Fourteen Clark County young women proved themselves to be distinguished Friday night.
The contestants in the second Distinguished Young Women program, formerly known as Junior Miss, showcased their scholastic abilities, physical fitness and poise as part of one of the country’s oldest scholarship programs for high school girls.
For Clark County’s 2013 Distinguished Young Woman, the win was a culmination of lifetime spent around the program. Haley’s mother, Terri Tye, is a former Junior Miss/Distinguished Young Women committee member in Clark County, and the 1984 Clark County runner-up.
“I have to tell her she outdid me,” Terri Tye said. “I was only first runner-up my year.”
Program coordinator Donna Fuller said she recalls Haley Tye coming to practices when she was only five years old, and how excited she was to play the part of Junior Miss in a dress rehearsal.
“She went home and told her daddy she won money for college,” Fuller said.
Twelve years later, Haley Tye has added $1,925 to her college fund, winning the $1,200 scholarship awarded to the overall winner, a $75 scholarship for talent, a $75 scholarship for individual interview and a $75 scholarship for self-expression, as well as the $500 Donna Fuller Passion Award.
“It’s the best feeling ever. I can’t describe it. I’ve been around it with my mom for so long,” Haley Tye said. “It’s a great way to start my senior year.”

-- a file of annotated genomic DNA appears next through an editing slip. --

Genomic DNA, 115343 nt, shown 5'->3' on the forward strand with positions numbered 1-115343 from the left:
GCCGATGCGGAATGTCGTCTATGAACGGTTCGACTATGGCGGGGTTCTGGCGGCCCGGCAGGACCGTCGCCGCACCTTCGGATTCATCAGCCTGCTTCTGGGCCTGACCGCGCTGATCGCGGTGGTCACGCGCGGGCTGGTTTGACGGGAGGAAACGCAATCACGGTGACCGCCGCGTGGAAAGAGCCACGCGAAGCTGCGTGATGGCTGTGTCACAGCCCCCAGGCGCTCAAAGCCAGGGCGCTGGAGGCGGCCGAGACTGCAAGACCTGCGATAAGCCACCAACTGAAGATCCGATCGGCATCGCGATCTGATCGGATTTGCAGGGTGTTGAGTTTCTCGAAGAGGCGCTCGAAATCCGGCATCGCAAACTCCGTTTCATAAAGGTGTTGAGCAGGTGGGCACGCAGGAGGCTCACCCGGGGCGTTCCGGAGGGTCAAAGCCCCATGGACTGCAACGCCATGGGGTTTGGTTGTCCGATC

Fuller said she was proud of the way girls performed, and is always impressed at the way they step up to the challenge.
“These girls have worked extremely hard for a short period of time,” Fuller said. “They just want people to realize it’s more than a pageant. It’s stepping out of your comfort zone.”
In what Fuller described as a “very diverse group,”¿talents ranged from a dance routine with Little Red Riding Hood and the Big Bad Wolf to an original song performed on the piano. Haley Tye performed “Whitewater Chopsticks” on the piano.
Other winners included third runner-up Peri Drury, second runner-up Eden Bennett and first runner-up Joanna Guerrant.
Talent winners were Emily Jackson, Tye and Peri Drury; self-expression winners were Allison Ratliff, Tye and Joanna Guerrant; and interview winners were Tye, Drury and Eden Bennett.
Distinguished Young Women are judged in five categories — interview, talent, scholastics, fitness and self-expression. The scholastic winners are determined by a panel of educators who review each contestant’s transcripts and college entrance exams.
“(Distinguished Young Women) is about being your best in all those five elements you score in,” Fuller said.
The Winchester Rotary Club donated a $500 cash scholarship to the Be Your Best Self Award winner. To qualify, contestants had to write a 300 word essay on the five elements of Distinguished Young Women.
Self-expression winners were chosen based on their answers to the on-stage question, “What does it mean to be a hero?”
Tye will represent Clark County at the state program in Lexington in January.
Past Clark County winners have performed well at the state level, often placing in the top five, including 2010 national winner Michelle Rodgers.
For 2012 winner Ragan Clark, Distinguished Young Women has helped her realize the importance of reaching her full potential. Clark spoke to the audience about her time as a Distinguished Young Woman and the impact the program has made on her life.
“You kind of realize you don’t have to be perfect in every area, as long as you do the best you can,” Clark said.
For more information on the DIstinguished Young Women program, visit www.ajm.org.
Contact Rachel Parsons Gilliam at firstname.lastname@example.org, or follow her on Twitter, @ParsonsRachel.